Last year the ACT Government passed a motion recognising that we were facing a climate emergency, in part due to its understanding of an increasing risk of extreme weather events and increased bushfire risk. At the time we were yet to really understand what this meant. However, with this public health issue, this is perhaps the first test of our response to this emergency. And it feels like there is a need to act urgently to put in place measures to protect our health – particularly for those at most risk.

Some of what needs to happen will be the responsibility of those outside our city – the calls for a national climate and management plan, for better resourcing and equipment for neighbouring rural fire services.

However, there are still lessons for us here in the ACT. We have a history on reflecting on crises and learning lessons as was demonstrated in our response to the 2003 Canberra bushfires. Some of the things we could think about include a specific crisis management plan that is triggered when our air quality measures reach a specific hazardous point. We could consider conditions in approvals for private event operators that enable Governments to step in to ensure that there are not activities undertaken that further undermine air quality (yes, I am talking about Summernats). We could consider what are the best protective equipment in these types of scenarios and have a coordinated approach to distributing these if needed.

This is not normal. This current public health situation highlights the need for more action on issues related to this bushfire emergency. What do you think we need to do to respond to the immediate and long-term health impacts of extreme weather events such as bushfires?

Rebecca is an ACT Greens candidate for the seat of Kurrajong in the 2020 Territory election.

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This has been such a length event and combined with disruption due nearby fires has had a huge effect on the holiday season. Going back to work when this is all over there will be a lot of frustrated parents and irritable kiddies. Timely to consider granting an extra week of hold at Easter so that they get a chance to make up for lost time off and of course recover our ACT Happiness rating.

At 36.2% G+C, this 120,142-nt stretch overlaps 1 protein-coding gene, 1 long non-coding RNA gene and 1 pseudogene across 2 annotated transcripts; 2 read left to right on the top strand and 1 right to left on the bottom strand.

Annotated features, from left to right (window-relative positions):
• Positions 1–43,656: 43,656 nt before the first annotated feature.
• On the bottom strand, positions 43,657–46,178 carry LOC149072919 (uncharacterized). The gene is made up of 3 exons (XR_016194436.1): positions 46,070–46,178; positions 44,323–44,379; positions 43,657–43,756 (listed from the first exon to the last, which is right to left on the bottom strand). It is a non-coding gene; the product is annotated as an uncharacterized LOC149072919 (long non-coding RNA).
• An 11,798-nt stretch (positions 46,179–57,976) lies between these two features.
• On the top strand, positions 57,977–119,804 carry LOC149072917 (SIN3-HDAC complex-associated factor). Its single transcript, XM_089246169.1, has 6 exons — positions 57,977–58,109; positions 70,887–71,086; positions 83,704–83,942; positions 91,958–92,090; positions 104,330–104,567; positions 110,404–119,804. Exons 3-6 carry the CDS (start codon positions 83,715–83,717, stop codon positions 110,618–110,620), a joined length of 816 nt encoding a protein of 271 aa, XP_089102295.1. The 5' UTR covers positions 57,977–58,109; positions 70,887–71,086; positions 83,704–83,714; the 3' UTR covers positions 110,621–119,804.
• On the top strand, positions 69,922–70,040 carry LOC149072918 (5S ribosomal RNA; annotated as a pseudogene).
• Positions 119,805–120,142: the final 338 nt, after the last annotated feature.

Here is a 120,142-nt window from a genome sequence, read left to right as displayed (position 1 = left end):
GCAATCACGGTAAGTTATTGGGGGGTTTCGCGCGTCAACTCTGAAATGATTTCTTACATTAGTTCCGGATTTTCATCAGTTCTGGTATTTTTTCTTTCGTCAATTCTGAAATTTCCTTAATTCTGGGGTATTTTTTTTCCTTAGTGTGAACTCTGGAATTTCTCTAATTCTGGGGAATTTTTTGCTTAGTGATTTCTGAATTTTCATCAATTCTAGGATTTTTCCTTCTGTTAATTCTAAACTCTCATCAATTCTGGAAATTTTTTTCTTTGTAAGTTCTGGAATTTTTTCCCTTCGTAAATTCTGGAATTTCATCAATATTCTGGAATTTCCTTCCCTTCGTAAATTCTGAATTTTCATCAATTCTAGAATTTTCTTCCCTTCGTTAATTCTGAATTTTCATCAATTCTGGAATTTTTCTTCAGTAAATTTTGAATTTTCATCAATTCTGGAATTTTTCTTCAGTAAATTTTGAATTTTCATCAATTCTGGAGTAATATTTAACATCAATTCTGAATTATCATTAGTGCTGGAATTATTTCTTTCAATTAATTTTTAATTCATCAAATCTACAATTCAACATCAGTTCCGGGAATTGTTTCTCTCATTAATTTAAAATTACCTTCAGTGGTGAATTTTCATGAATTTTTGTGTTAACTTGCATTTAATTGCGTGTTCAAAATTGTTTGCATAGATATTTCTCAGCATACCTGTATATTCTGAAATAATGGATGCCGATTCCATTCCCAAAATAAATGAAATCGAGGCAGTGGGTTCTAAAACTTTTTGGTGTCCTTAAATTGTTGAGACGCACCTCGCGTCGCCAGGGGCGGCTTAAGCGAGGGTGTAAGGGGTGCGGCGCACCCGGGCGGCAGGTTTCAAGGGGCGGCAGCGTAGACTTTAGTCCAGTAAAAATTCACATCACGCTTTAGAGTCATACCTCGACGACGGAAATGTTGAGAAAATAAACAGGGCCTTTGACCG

It was good to see local government FINALLY realise this was a public health issue and sourced large quantities of P2 masks.

Well with a government full of climate deniers and tricky accountants we lead the world in running away from the problem, the science and the solutions. Pretty clear this will eventually be the new norm. Wonder if Scomo was looking at property when he was holidaying in Hawaii while the country burned.

Of course the air quality in Canberra, and impact of Summernats, was Morrison’s fault. Although, I’m surprised that you didn’t throw Zed and Abbott in as well.

Move the seat of power back to Melbourne.

What’s new? Canberra during winter is subject to far higher toxic smoke when the bogan next door pumps the same toxins into your house via the warmth, natural charm and ambience from their wood burning room heater.